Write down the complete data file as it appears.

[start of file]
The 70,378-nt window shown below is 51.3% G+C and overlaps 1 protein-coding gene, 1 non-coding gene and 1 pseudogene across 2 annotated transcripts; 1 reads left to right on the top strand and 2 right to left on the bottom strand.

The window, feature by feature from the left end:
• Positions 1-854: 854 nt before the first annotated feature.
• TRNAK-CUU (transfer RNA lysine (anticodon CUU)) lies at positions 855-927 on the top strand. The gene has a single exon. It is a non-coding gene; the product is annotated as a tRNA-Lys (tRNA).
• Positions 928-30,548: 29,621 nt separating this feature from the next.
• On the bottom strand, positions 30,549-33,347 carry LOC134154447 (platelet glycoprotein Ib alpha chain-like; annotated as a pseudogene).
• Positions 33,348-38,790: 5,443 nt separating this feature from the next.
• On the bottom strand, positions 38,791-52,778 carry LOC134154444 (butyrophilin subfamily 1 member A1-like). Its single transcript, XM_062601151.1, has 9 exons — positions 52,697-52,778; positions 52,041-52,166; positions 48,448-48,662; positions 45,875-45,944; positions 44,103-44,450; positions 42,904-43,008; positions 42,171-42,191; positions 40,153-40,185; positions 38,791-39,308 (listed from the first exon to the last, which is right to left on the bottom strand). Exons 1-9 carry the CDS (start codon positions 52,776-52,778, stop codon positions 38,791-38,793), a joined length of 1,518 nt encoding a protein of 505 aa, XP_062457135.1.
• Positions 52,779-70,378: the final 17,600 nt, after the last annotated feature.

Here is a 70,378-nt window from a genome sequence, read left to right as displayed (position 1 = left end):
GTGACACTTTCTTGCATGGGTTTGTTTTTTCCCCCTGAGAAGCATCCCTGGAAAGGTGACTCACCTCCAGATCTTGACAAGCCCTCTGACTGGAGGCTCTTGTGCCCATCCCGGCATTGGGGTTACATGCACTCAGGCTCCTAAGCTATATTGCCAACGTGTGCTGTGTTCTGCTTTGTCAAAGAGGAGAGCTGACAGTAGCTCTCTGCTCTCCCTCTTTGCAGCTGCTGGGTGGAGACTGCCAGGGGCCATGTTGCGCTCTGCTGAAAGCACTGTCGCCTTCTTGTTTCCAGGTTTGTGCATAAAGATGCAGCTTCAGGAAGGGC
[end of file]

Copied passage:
The 70,378-nt window shown below is 51.3% G+C and overlaps 1 protein-coding gene, 1 non-coding gene and 1 pseudogene across 2 annotated transcripts; 1 reads left to right on the top strand and 2 right to left on the bottom strand.

The window, feature by feature from the left end:
• Positions 1-854: 854 nt before the first annotated feature.
• TRNAK-CUU (transfer RNA lysine (anticodon CUU)) lies at positions 855-927 on the top strand. The gene has a single exon. It is a non-coding gene; the product is annotated as a tRNA-Lys (tRNA).
• Positions 928-30,548: 29,621 nt separating this feature from the next.
• On the bottom strand, positions 30,549-33,347 carry LOC134154447 (platelet glycoprotein Ib alpha chain-like; annotated as a pseudogene).
• Positions 33,348-38,790: 5,443 nt separating this feature from the next.
• On the bottom strand, positions 38,791-52,778 carry LOC134154444 (butyrophilin subfamily 1 member A1-like). Its single transcript, XM_062601151.1, has 9 exons — positions 52,697-52,778; positions 52,041-52,166; positions 48,448-48,662; positions 45,875-45,944; positions 44,103-44,450; positions 42,904-43,008; positions 42,171-42,191; positions 40,153-40,185; positions 38,791-39,308 (listed from the first exon to the last, which is right to left on the bottom strand). Exons 1-9 carry the CDS (start codon positions 52,776-52,778, stop codon positions 38,791-38,793), a joined length of 1,518 nt encoding a protein of 505 aa, XP_062457135.1.
• Positions 52,779-70,378: the final 17,600 nt, after the last annotated feature.

Here is a 70,378-nt window from a genome sequence, read left to right as displayed (position 1 = left end):
GTGACACTTTCTTGCATGGGTTTGTTTTTTCCCCCTGAGAAGCATCCCTGGAAAGGTGACTCACCTCCAGATCTTGACAAGCCCTCTGACTGGAGGCTCTTGTGCCCATCCCGGCATTGGGGTTACATGCACTCAGGCTCCTAAGCTATATTGCCAACGTGTGCTGTGTTCTGCTTTGTCAAAGAGGAGAGCTGACAGTAGCTCTCTGCTCTCCCTCTTTGCAGCTGCTGGGTGGAGACTGCCAGGGGCCATGTTGCGCTCTGCTGAAAGCACTGTCGCCTTCTTGTTTCCAGGTTTGTGCATAAAGATGCAGCTTCAGGAAGGGC